African press review 17 March 2014
Issued on: Modified:
Egyptian left-wingers call on the army to stay out of politics, foreign donors are set to halt aid to Kenya to protest at money-laundering and labour disputes continue in South Africa.
In Cairo the Egypt Independent reports that leftist activist Khaled Ali yesterday announced that he will not run for president, describing the upcoming elections as a farce.
Ali called on army generals to stay out of politics and went on to say that he is against theocratic and police states and supports social justice.
Former Chief of Staff of the Armed Forces Sami Anan announced last week that he would not run in the presidential race, either.
Following Khalid Ali's decision to withdraw, Hamza Zoubaa, official spokesperson of the Muslim Brotherhood’s Freedom and Justice Party, said the annoucement proves that the Egyptian political system is being manipulated.
Zoubaa said these withdrawals and the list of filler candidates make way for the current defense minister, Field Marshal Abdel Fattah al-Sisi, to reach the presidential post without competition.
An opinion poll in today's CairoDaily News shows that 51 per cent of voters say they will vote for Abdel Fattah el-Sisi, with less than one per cent support for any other candidate. Forty-five per cent say they have still not decided who to vote for.
Also in this morning's Daily News, a denial by the Muslim Brotherhood that the group organised the killing of six military police at a checkpoint in the Cairo suburb of Mostorod on Saturday.
“The Brotherhood criticises the accusation of the army spokesman who wakes up each morning to ascribe every crime and catastrophe to the group without any investigation or proof,” the statement read. The Brotherhood offered its condolences to the families of the officers who died.
In Kenya the Nairobi-based Standard newspaper reports that billions of shillings in aid money are at risk because of government disputes with the United States and the European Union.
According to the report, Kenya could lose 80 million euros in cash following delays by President Uhuru Kenyatta’s government to sign crucial agreements with donor groups.
The Standard says that 40 million euros for civic education is at stake. Kenyan officials failed to sign the deal with the US Agency for International Development last month. The Government earlier accused USAid of working to destabilise President Kenyatta’s administration, a charge the US government denies.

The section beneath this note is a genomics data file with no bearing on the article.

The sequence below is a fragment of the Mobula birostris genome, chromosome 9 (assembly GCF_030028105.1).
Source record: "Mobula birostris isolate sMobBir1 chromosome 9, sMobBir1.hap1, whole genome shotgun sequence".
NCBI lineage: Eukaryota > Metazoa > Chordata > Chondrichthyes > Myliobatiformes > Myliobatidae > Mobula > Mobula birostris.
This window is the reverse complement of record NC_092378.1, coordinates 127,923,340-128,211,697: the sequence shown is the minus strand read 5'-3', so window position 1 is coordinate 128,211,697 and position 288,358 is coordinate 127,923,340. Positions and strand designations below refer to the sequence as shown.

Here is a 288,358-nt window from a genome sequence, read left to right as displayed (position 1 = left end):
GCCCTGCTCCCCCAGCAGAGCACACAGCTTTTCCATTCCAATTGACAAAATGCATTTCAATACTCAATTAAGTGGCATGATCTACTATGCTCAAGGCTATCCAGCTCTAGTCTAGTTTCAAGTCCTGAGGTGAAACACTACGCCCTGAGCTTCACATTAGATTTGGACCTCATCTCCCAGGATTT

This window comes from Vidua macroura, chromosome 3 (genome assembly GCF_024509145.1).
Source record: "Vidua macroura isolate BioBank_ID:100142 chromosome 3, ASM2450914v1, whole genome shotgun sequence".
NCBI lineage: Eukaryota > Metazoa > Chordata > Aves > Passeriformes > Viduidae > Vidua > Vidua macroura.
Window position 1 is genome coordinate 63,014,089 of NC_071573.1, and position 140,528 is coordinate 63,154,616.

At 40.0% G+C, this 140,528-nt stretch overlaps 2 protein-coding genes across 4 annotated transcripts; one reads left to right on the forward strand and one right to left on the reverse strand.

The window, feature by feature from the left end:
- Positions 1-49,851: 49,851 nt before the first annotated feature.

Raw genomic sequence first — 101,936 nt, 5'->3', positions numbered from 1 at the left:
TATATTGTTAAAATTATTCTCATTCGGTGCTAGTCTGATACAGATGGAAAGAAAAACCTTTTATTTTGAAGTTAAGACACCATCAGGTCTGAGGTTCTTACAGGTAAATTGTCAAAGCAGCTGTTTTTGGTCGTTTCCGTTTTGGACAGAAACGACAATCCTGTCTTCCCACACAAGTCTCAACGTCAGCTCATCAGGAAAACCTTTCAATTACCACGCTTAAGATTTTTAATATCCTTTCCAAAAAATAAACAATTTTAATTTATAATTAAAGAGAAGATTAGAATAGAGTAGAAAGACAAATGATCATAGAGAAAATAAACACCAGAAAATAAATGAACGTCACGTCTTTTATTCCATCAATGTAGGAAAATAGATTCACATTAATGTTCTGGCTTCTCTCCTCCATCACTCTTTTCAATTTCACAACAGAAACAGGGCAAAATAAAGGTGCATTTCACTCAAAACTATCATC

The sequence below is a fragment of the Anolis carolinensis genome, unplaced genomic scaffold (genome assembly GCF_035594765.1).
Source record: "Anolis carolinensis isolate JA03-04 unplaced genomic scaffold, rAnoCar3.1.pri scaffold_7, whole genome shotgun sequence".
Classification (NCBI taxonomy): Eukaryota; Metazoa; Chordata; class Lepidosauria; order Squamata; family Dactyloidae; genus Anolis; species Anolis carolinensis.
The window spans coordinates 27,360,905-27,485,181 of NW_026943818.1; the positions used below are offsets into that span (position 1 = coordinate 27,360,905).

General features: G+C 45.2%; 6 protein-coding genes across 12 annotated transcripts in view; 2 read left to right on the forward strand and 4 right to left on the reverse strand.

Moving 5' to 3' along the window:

The National Treasury has still to sign an agreement to access 35 million euros from European Union for projects in arid and semi-arid areas.
Yesterday the Council of Governors warned that some international non-governmental organisations funded by overseas donors have begun shifting base to Ethiopia and South Sudan.
In Uganda opposition figure Kizza Besigye has been urging political opponents of President Yoweri Museveni to re-organise.
According to this morning's Kampala-based Daily Monitor, Besigye, the former president of the Forum for Democratic Change, says the internal intrigues within Uganda's opposition parties will not end until the ruling National Rainbow Movement is out of power.
Speaking on a weekend radio talk show, Besigye said the NRM is aggravating the current divisions within the Forum for Democratic Change, the Uganda People’s Congress and the Democratic Party.
The opposition needs to reorganise to save Uganda from turning into a failed state, says Besigye, adding that the country has been a single party state since 1986 when the National Resistance Army won the civil war against forces loyal to president Milton Obote.
In South Africa financial paper BusinessDay warns that the ongoing platinum strike is no run-of-the-mill wage dispute.
This is not a typical wage dispute, according to BusinessDay. Unlike most strikes, it is taking place without reference to the normal issues of affordability and sustainability of the companies involved.
The doubling of the basic wage, which the Association of Mineworkers and Construction Union has now said could be reached in four years instead of one, would amount to a compound increase of 30 per cent, according to the companies. And such an increase is unthinkable for the industry given the pressures it faces.
The striking union’s frame of reference is how little of the share of wealth mineworkers have gained over the past 20 years.
Workers are reported to be settling in for a long strike, with as many as half of them having departed for their rural homes where they have fields and livestock.
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